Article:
No one is turned away hungry, no one is left unsheltered. This is a new-age view of landscape and environment; and one that is very cheering.
Frazier’s men are generally a problem. Either they are the hunter or the hunted, the desperate or the dissolute. Death in the form of a character called Teague haunts every forest and byway, he stalks every man in the book. While the women are fonts of comfort and sustenance but above all practical wisdom.
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Format: Paperback
On reading Cold Mountain, it is hard to believe that this is a debut novel. It has all the mastery of a classic, with evocative descriptions that give the reader a real feel for the age and place in which the novel is set. Cold Mountain is set in hard times, and the narrative reflects these - the hardships of both battle and simply surviving at home are not neglected (as some authors may have been tempted to do), in order to convey the romance more adequately. The sweet and the sour come together, with a balance of both that makes this book highly readable - appealing to those who prefer gritt and those who prefer sweetness. Perfect.
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By Donald Mitchell HALL OF FAMETOP 500 REVIEWERVINE VOICE on 18 May 2004
Format: Paperback
Cold Mountain is simply one of the most wonderful stories written in recent years. You will enjoy this book regardless of whether or not you usually like Civil War books or love stories.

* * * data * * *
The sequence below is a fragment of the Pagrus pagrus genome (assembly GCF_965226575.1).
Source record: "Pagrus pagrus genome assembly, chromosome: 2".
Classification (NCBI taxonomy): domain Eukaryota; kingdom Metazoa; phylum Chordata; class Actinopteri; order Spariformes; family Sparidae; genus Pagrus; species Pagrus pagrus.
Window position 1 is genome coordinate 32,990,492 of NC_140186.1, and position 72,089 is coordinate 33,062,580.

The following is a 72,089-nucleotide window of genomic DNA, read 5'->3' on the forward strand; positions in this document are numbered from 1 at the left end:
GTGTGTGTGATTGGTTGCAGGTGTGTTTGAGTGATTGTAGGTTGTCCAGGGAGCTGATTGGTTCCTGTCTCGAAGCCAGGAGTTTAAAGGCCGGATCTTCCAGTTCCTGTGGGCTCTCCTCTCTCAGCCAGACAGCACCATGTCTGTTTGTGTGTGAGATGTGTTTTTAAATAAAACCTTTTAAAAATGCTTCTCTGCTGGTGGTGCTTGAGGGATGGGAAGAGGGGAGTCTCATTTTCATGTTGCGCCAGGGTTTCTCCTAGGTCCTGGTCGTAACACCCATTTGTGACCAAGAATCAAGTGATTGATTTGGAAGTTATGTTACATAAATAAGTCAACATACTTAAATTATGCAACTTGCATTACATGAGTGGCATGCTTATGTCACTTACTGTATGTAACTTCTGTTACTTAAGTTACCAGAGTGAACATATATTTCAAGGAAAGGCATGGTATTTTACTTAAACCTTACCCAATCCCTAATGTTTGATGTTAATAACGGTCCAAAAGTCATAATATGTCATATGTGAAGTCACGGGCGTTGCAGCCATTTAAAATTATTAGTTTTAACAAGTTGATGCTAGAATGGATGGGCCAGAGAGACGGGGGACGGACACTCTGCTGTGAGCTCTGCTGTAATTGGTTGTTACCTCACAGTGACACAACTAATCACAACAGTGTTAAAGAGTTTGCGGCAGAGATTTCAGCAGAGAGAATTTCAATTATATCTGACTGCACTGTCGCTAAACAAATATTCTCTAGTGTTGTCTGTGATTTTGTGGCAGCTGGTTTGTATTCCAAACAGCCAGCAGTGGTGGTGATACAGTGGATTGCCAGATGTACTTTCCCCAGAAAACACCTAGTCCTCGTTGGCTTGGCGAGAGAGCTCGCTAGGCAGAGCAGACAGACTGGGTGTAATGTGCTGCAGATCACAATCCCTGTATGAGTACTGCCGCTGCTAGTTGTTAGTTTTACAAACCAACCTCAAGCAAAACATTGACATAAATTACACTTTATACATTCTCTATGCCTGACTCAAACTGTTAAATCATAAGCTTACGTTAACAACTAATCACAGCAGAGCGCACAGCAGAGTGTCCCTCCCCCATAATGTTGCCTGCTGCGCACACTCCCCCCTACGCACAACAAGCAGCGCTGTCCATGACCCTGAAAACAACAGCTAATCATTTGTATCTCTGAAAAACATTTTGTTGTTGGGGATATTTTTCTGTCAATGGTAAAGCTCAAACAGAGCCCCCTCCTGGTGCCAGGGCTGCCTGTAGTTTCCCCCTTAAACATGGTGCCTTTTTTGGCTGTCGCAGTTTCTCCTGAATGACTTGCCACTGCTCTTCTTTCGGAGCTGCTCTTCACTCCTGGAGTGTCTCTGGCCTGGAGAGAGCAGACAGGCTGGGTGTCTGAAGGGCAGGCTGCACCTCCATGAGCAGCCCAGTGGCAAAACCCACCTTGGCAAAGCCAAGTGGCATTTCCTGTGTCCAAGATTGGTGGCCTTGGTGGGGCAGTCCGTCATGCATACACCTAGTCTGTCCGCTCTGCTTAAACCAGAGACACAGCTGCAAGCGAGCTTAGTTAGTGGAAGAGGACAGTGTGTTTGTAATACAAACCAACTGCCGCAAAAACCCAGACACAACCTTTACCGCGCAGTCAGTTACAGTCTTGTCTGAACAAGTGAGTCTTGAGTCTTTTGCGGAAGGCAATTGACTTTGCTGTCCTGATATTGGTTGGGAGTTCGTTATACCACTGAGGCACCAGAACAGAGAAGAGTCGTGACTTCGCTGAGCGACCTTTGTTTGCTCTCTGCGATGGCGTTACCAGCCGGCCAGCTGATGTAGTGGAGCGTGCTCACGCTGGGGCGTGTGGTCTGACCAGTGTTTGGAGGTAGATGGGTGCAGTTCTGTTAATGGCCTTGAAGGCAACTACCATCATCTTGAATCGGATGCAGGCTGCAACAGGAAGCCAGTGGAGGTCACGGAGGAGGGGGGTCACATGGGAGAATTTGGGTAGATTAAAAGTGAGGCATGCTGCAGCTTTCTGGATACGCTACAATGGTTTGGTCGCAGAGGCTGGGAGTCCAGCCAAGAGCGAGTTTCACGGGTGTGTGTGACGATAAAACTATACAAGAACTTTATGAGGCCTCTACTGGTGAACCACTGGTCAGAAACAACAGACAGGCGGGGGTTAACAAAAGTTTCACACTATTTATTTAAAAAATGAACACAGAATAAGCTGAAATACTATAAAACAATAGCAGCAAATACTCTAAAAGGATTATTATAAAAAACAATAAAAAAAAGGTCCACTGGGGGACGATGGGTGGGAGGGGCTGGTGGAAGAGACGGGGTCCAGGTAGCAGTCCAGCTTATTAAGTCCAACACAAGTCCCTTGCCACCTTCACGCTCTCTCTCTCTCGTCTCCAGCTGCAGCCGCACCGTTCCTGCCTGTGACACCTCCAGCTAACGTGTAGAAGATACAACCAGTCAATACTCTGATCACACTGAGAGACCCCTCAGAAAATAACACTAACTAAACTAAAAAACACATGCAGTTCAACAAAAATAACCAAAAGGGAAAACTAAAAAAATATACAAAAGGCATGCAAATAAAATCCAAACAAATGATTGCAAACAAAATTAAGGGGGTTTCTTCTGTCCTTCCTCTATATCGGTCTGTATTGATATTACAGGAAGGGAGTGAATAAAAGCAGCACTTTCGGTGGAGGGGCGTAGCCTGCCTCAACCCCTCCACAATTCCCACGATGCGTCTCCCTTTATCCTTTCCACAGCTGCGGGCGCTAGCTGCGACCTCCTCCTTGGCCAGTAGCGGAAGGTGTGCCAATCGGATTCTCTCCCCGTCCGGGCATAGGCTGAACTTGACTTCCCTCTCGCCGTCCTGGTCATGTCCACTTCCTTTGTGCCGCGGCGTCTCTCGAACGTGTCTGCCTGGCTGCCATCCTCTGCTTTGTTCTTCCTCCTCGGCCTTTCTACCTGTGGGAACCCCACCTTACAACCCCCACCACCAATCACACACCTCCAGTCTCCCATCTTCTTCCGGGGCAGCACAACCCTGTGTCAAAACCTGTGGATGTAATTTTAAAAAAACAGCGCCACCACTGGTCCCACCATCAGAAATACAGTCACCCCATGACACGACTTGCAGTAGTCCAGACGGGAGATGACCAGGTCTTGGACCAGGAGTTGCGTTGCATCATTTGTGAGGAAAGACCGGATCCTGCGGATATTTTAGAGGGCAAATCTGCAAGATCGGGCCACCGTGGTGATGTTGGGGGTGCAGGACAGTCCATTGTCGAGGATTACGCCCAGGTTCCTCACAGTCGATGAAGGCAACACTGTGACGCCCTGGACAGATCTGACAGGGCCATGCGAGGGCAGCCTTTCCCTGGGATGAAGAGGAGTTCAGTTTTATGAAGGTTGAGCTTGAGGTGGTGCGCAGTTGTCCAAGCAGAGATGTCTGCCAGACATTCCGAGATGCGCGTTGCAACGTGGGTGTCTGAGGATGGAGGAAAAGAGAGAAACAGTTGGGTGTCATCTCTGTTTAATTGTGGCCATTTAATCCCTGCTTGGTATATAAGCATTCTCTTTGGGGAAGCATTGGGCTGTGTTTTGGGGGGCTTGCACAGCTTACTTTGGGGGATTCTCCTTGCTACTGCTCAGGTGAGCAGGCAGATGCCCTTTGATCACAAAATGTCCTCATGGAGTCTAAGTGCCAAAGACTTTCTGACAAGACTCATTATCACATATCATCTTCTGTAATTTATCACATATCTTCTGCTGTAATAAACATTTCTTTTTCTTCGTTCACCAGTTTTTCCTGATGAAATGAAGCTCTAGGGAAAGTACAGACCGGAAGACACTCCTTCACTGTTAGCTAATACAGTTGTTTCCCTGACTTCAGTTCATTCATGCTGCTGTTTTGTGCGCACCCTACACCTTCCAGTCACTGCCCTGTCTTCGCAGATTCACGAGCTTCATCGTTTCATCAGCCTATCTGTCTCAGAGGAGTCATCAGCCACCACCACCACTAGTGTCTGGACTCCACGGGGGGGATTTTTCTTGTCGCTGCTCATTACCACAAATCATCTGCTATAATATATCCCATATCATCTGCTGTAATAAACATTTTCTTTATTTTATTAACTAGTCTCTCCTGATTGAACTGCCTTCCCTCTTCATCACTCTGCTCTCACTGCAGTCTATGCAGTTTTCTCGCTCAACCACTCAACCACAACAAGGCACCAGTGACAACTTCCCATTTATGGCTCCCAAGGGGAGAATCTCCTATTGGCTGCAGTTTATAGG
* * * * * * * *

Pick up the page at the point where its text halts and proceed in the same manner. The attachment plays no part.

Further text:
The story begins near the end of the Civil War as Inman, a Confederate soldier, recuperates from his wounds and reflects on four years of ferocious fighting. Soon, he realizes that he will be sent back to fight some more. Overcome by that thought, he dreams of home instead. He sneaks out of the hospital through a window and begins a long, difficult trek home.
At the same time, Ada, his love from before the war, has just lost her father in the hill country in the Smokies. Brought up as an educated lady to her minister father in Charleston, she is unprepared to fend for herself. Soon befriended by Ruby, she begins the unremitting toil to get her farm working again without the proper help, resources and training. Those who have read Gone With the Wind will recognize many parallels to Scarlett O'Hara's situation at Tara after her father dies.
The novel interweaves Inman's and Ada's stories as they move towards a reunion on Cold Mountain. Inman is in constant danger as a deserter, and finds the going hard at a time when the local militia units are actively hunting down criminals and deserters. The losses in the war are also causing a general breakdown in civility among Southerners and through depredations from Federal troops. The episodes are reminiscent of the time on the raft in Huckleberry Finn for their raw display of the best and worst qualities of humanity. I was also reminded of Dante's Inferno.
One of the great strengths of the novel is that the ultimate reunion of Ada and Inman is handled in a thoughtful and in many ways, unexpected, manner.